are not changed)

	4.  Access to the Secure Web Server (if it needs to be created 
            -- existing passwords are not changed)

	5.  The Root Distinguished Name password for administrator
	    access to the Directory Server (if you choose to install
	    a Directory Server)
		
Please enter a password (won't echo as you type). 
Password: password
Repeat Password to confirm: 
Adding group 'IASS_Adm' to /etc/group

Choosing an Installation Interface

The installation procedure presents a series of prompts aimed at determining which of the following interfaces you want to use to continue the installation.

  • A new Web browser (either local or a remote)

  • An existing Web browser (either local or remote)

  • No browser (command-line interface)

You can use Netscape Navigator Version 4.5 and higher or Microsoft Internet Explorer Version 4.0 or higher, with JavaScript enabled to install Internet Express Version 6.6 for Tru64 UNIX.

Note:

If the system is running in single-user mode (run level s), only the command-line interface is available.

Table 2-1 summarizes how to respond to installation prompts to choose an installation interface.

Table 2-1 Choosing an Installation Interface

PromptNew Web BrowserExisting Web BrowserCommand-Line Interface
DISPLAY not definedDISPLAY defined
Would you like to use the Internet Express Installation graphical user interface?yyyn
Do you want to start a Netscape Web Browser on an X Window System display?yyn 
Would you like to specify an X Window System Display?y   

 

If you want to use a new Netscape Web browser and your X Windows display (DISPLAY environment variable) is not defined, the installation procedure prompts you to specify one. The system on which you are installing Internet Express must be able to connect to the display you specify. (See Table 2-1.)

If you want to end the installation procedure before it completes, and you chose to use an existing browser, exit the procedure using one of the following methods:

  • On the first page of the installation procedure, click on Cancel.

  • On the page that lists the subsets to install, scroll to the bottom and click on Cancel. On the Canceling the Internet Express Installation page, click on Exit.

  • In the terminal window from which you started the installation procedure, press Ctrl/C.

If you close the browser without exiting the installation procedure as previously described, the procedure remains running on your system. You can reconnect to port 8090 and click on Continue to resume at the beginning of the last step that was not completed.

If you are using a new browser started by the installation procedure, you can exit the installation procedure before completion by choosing Exit from the File menu in the browser window. The installation procedure cleans up and exits. If you restart the installation (using the ix_install script), the procedure resumes where you left off when you exited.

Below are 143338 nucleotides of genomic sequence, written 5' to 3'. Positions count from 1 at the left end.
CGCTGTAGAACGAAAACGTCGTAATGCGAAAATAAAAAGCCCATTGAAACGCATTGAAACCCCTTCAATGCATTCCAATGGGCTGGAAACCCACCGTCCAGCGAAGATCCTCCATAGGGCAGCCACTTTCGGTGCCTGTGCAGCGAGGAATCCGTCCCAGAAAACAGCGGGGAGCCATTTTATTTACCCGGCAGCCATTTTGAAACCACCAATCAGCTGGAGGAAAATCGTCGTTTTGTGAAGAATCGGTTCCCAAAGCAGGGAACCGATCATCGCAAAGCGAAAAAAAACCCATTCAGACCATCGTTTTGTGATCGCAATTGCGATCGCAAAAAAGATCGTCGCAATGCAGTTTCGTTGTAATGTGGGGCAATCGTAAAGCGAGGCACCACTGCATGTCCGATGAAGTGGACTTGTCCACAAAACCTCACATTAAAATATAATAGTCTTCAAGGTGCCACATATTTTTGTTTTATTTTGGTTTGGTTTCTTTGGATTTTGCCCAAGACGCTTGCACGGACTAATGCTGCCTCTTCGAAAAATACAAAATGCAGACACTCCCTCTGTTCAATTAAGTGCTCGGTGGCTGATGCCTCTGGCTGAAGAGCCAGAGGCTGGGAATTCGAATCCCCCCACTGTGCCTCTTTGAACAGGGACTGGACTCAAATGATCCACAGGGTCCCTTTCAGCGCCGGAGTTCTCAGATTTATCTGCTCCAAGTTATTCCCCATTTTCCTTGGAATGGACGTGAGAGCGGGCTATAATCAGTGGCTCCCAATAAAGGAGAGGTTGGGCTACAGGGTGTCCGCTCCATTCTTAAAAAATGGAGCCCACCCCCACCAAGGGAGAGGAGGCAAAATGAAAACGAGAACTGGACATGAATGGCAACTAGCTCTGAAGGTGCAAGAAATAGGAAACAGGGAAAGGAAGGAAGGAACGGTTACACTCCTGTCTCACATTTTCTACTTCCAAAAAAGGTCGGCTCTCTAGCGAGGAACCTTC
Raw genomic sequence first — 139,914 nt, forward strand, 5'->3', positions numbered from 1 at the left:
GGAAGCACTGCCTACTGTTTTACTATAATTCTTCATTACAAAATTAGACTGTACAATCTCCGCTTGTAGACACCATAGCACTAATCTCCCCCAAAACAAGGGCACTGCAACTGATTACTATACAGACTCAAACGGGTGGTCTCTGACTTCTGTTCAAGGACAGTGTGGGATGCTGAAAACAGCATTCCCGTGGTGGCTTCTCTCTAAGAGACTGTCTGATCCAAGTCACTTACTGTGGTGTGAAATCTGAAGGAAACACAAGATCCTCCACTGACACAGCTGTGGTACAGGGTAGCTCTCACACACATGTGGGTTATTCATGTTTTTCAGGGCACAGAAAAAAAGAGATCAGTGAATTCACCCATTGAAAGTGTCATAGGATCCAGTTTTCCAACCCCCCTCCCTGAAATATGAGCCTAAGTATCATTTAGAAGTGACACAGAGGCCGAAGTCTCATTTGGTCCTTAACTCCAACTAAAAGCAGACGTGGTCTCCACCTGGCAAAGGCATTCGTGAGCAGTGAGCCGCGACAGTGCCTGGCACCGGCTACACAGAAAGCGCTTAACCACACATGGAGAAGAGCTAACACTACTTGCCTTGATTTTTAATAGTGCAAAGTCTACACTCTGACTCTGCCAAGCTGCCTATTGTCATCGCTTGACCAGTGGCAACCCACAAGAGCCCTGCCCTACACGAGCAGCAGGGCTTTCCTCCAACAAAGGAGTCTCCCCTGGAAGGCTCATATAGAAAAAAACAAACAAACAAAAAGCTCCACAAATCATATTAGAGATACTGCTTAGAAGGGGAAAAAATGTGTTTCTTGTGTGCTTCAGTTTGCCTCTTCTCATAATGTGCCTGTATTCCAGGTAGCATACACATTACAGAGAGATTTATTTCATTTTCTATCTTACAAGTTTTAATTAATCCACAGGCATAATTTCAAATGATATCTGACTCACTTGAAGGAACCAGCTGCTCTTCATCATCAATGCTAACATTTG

Example 2-2 shows how to choose to install Internet Express from a remote X Window System/Motif Netscape browser.

Example 2-2 Choosing to Install Internet Express from a Remote Netscape Browser

   You must now specify one password to be used in all of the following
    cases:

	1.  Access to the Internet Express installation
	    (if you choose the web-browser installation mode)

	2.  The login password for the 'iass' administrator's account (if 
	    it needs to be created -- existing passwords are not changed)

	3.  Access to the Administration utility for Internet Express
	    (if it needs to be created -- existing passwords
	    are not changed)

	4.  Access to the Secure Web Server (if it needs to be created 
            -- existing passwords are not changed)

	5.  The Root Distinguished Name password for administrator
	    access to the Directory Server (if you choose to install
	    a Directory Server)

Please enter a password (won't echo as you type). 
Password: password
Repeat Password to confirm: 


    Now you must choose whether to use the Internet Express
    Installation graphical user interface using a Web browser
    or continue with the installation using this command-line script.

    If you choose the Web browser interface, you can use an existing Web
    browser or the installation procedure can start a Netscape Web
    browser if an X Window System graphical display is available.

  
Would you like to use the  Internet Express Installation
        graphical user interface? (y/n) [y] y


Do you want to start a Netscape Web Browser
        on an X Window System display? (y/n) [y] y

Starting Web browser installation using the following username and password:

    User ID:   admin
    Password:  the password specified.


Starting a Netscape Navigator using X Display 

This installation procedure will exit when the Netscape Navigator exits.